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Oregon doctor says his sperm was improperly used to father at least 17 children

Dr. Bryce Cleary says he agreed OHSU could only use his sperm for five babies. But at least 17 were born.

PORTLAND, Ore. — A Corvallis doctor has filed a $5.25 million lawsuit against Oregon Health and Science University for improperly using his sperm, after he found out he's the biological father of at least 17 children he didn't know about.

The lawsuit states that in 1989, when Dr. Bryce Cleary was a first-year medical student at OHSU, he was approached by staff at the fertility clinic to donate sperm.

Cleary alleges he was promised that his sperm would only be used for women living on the East Coast or outside the Pacific Northwest and that it wouldn't be used with more than five women or couples trying to conceive.

The lawsuit goes on to say that after five babies had been successfully born, Cleary's sperm would be used only for research.

After graduation, Cleary obtained his medical license, became a board-certified physician and became a doctor in a small town in Oregon. He had three sons and adopted a daughter.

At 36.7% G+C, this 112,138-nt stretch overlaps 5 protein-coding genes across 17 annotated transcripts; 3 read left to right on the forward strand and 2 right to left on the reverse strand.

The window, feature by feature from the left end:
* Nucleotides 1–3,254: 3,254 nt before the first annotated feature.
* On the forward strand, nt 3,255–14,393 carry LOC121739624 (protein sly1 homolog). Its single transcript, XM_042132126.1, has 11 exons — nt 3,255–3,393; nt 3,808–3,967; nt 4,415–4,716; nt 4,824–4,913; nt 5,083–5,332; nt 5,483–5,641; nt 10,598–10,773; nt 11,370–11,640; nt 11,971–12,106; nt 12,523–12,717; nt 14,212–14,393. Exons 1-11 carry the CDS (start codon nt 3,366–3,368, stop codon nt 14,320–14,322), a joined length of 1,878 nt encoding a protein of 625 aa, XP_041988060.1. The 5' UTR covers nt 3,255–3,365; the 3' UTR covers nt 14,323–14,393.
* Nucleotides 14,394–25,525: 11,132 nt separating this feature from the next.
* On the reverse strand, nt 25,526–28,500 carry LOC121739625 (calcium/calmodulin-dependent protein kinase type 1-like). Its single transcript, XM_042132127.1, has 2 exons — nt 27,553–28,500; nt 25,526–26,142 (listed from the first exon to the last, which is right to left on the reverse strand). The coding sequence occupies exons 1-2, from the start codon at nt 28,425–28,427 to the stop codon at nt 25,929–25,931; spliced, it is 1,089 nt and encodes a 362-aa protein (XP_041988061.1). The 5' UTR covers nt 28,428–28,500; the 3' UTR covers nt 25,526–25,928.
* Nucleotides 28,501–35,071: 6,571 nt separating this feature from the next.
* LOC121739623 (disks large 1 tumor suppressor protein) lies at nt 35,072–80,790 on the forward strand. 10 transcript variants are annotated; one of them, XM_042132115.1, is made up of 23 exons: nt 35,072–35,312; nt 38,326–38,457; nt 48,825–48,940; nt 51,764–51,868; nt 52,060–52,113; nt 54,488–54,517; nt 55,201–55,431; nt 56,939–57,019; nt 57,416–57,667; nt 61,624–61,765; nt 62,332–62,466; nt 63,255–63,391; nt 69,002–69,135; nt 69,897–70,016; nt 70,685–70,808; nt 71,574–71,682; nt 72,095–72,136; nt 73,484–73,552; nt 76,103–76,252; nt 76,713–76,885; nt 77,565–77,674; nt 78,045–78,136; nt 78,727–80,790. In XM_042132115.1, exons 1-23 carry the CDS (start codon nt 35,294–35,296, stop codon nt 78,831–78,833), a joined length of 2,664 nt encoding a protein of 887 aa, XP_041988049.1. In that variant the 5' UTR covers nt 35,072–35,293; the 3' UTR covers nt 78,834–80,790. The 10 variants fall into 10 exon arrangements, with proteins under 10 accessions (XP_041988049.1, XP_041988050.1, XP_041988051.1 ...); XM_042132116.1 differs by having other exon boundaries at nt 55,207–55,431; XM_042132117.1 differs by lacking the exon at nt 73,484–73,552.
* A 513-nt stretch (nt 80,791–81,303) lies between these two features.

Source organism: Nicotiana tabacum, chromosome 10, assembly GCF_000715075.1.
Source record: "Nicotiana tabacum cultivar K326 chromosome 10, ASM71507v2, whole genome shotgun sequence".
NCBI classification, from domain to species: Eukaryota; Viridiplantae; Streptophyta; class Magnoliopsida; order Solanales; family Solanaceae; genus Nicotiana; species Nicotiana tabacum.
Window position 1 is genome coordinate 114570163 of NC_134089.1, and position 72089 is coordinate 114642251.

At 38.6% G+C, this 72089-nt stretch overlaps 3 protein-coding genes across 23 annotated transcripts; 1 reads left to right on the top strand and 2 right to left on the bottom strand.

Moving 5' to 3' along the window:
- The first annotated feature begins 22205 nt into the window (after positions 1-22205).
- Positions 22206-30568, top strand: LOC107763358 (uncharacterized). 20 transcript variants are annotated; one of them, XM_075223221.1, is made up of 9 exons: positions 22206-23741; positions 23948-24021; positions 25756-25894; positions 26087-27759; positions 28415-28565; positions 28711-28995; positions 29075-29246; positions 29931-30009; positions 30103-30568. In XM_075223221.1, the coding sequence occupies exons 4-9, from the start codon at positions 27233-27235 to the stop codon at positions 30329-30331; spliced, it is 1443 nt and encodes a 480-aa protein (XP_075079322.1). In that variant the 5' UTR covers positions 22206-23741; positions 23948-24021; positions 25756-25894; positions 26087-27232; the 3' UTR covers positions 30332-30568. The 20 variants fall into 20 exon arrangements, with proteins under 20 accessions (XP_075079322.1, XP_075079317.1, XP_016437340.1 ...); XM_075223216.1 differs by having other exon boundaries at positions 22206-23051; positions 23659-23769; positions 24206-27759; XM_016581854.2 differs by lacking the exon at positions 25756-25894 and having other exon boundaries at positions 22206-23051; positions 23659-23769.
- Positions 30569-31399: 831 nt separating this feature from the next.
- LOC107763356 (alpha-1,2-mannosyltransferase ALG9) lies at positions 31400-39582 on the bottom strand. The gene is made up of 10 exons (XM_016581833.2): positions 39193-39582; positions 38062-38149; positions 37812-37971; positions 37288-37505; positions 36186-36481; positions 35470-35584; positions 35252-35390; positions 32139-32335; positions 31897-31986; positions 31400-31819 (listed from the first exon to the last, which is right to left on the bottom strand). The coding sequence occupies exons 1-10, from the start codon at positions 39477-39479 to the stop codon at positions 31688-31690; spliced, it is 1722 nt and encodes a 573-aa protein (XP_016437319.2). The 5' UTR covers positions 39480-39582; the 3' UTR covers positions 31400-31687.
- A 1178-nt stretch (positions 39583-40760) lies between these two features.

Meanwhile, he had no knowledge that his sperm was used or that any successful births had taken place.

Then in March, 2018, two sisters contacted Cleary looking for information about their biological dad. The lawsuit states that both girls, and other siblings, set out to find out who their dad was after submitting DNA to Ancestry.com. 

After submitting his own DNA to the genealogical website, Cleary discovered that he not only was the father to those two sisters, but to at least 15 others, most of whom were born in Oregon.

Cleary says he learned that at least two sets of offspring have attended the same social circles, schools and/or churches as his other children without knowing it.

The Corvallis doctor also claims he may have unknowingly treated or examined one or more of his offspring as a medical professional.

The lawsuit alleges that OHSU broke its original agreement, claiming: that fertilizations were not limited to women living outside Oregon; that more than five babies were conceived; that Cleary has no way of knowing just how many children were born from his donations.

He said he made donations over several years, getting about $40 for each.

He also says that his personal information did not stay private, even though it was supposed to.

The lawsuit claims that Cleary has "incurred extreme mental and emotional pain, anguish and suffering, which have all had a significant and negative impact on his personal, parental and marital relationships."

Cleary is suing OHSU for $250,000 for each of the 17 conceptions, for a total of 4.25 million plus $1 million for economic damages.

OHSU offered the following statement:

OHSU treats any allegation of misconduct with the gravity it deserves. In light of our patient privacy obligations and the confidentiality of protected health information, we cannot comment on this case.

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